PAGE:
group. The idea would be for the group to move quickly, so that instructors,
advisors, and students are all aware of any policy changes. ASEC also
recommended putting info in syllabi, so that instructors are encouraging more
dialogue between students and advisors.
Brian Fox, Associate Vice Chancellor for Research Policy
Brian shared a draft of the Conflict of
Commitment Policy, which impacts both faculty and academic staff at the
institution. The request to write this policy came from the Provost’s Office
and the Office of the Vice Chancellor for Research and Graduate Education. UWS
Chapter 8’s code of ethics applies to all faculty and academic staff with a 50%
or more appointment, and it describes potential conflicts with the university’s
responsibilities of teaching, research, and service. In the mid-1990s, there
were greater concerns at the federal level about conflicts related to federally
funded research. A conflict of interest committee was
formed in the Graduate School to address these concerns. These data come
through the annual outside activities report that is required of faculty and
academic staff. We do very well on compliance in this space, but that only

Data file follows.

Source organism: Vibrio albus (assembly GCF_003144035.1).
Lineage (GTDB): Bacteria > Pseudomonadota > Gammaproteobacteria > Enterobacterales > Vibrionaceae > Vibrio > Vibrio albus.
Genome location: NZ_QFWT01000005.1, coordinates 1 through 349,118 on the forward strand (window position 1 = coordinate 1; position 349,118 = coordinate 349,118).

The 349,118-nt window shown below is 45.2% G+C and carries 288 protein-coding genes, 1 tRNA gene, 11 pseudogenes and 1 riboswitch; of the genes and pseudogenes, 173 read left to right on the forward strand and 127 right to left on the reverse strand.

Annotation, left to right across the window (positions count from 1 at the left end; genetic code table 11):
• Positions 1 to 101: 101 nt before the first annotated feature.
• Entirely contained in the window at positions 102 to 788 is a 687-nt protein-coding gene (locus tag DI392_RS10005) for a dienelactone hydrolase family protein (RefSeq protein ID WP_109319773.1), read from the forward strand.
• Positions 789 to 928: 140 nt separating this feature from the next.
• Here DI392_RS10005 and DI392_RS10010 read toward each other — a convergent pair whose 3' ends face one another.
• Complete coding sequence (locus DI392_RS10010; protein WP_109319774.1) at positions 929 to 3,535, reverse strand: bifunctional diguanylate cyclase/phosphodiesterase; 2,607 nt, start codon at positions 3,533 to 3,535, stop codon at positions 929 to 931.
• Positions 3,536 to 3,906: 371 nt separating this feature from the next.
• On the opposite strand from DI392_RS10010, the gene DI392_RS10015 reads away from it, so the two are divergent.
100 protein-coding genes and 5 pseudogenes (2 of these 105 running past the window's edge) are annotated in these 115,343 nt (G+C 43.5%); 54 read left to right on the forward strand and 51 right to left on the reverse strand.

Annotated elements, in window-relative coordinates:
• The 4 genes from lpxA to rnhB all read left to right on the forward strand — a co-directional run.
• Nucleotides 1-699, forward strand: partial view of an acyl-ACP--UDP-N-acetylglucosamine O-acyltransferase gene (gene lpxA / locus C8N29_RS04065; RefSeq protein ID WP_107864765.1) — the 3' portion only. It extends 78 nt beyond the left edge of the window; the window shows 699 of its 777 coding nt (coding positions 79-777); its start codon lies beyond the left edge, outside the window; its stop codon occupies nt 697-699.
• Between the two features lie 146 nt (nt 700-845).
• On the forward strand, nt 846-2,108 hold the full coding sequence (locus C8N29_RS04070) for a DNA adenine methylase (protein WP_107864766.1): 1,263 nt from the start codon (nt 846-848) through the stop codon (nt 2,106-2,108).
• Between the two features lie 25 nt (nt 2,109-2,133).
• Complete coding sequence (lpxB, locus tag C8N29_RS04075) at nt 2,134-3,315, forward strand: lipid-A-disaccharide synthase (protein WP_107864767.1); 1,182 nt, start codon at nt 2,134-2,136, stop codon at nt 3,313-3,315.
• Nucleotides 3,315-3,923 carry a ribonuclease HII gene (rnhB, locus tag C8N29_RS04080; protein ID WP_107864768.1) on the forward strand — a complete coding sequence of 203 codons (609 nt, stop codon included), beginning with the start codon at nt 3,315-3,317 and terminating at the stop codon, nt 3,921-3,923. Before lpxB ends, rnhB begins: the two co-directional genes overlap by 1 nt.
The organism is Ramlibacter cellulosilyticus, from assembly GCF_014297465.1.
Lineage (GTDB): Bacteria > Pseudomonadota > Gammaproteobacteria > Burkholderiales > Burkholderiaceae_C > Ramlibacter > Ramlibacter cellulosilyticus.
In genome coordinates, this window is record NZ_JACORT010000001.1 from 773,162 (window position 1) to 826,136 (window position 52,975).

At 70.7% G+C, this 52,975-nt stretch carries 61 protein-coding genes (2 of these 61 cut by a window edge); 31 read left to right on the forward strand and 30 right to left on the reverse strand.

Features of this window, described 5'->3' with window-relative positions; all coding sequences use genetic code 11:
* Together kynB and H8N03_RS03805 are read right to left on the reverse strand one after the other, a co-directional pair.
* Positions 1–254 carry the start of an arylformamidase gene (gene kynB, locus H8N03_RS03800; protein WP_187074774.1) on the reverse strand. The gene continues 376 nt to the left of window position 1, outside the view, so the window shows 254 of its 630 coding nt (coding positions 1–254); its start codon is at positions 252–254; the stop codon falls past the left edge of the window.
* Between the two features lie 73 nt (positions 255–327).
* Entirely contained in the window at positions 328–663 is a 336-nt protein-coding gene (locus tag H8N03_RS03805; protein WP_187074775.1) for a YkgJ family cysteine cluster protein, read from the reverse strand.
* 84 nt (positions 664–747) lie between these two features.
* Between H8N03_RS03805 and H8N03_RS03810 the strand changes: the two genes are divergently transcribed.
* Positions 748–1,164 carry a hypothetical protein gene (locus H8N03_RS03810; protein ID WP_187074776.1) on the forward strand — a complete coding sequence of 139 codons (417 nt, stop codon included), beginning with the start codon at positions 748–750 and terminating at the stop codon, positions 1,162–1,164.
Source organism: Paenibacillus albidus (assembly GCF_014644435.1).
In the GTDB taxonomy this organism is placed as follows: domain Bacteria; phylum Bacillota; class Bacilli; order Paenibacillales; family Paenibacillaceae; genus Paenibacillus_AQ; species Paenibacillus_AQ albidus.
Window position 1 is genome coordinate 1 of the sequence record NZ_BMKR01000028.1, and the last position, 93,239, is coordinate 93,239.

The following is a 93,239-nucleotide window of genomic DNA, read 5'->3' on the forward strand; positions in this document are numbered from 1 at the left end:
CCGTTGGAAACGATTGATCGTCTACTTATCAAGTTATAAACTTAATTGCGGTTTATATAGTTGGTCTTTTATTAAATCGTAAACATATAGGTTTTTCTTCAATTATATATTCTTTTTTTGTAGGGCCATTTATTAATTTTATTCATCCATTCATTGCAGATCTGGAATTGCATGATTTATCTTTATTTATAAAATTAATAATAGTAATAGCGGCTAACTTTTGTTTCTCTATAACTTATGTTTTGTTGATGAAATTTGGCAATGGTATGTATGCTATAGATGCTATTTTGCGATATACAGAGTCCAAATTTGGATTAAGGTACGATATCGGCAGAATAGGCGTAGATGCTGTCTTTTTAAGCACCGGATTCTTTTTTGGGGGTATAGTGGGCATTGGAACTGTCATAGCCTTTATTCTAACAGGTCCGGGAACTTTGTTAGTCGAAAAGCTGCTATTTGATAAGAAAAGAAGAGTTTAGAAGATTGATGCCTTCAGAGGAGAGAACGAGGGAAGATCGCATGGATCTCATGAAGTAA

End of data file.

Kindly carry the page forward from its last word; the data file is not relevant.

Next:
addresses financial conflicts. UWS also calls out time commitment, and this relates
more to 101 funding. This policy specifically addresses time commitment to the
university relative to what might be considered outside activities while being
paid by the state. It clarifies expectations around the number of days someone
who is paid by the university can participate in outside activities related to
their professional activities but aren’t specifically
called out in their job description. The general perception is that one day per
week as a minimum standard was too much. After looking at other peer
institutions, the decision was that two days per month would be the standard
without the need to engage with the university. If the amount of time was
greater, the policy asks the individual to report that time to the dean’s
office as the responsibly party, so that a review and assessment can be done.
The policy is not a prohibition on outside activities, and there are less than
5% of individuals reporting outside activities that would be greater than the
amount set forth in the policy.
Mark Walters, Chief Human Resources Officer
Mark commented on the implementation of a more
robust testing protocol for the spring semester, including requirements for
employees to be tested on a regular basis if they are coming to campus. The
policy will be that employees must have a valid negative test within 8 days of
being on campus. Communications are starting to roll out. The Safer Badgers app
is already in the App Store as of Tuesday night, and it will be in the Google
Play Store soon. OHR is in the process of hiring individuals to staff testing
centers (110 individuals in 14 testing centers). They are looking at doing
thousands of tests per day. They are also hiring Badger wellness ambassadors to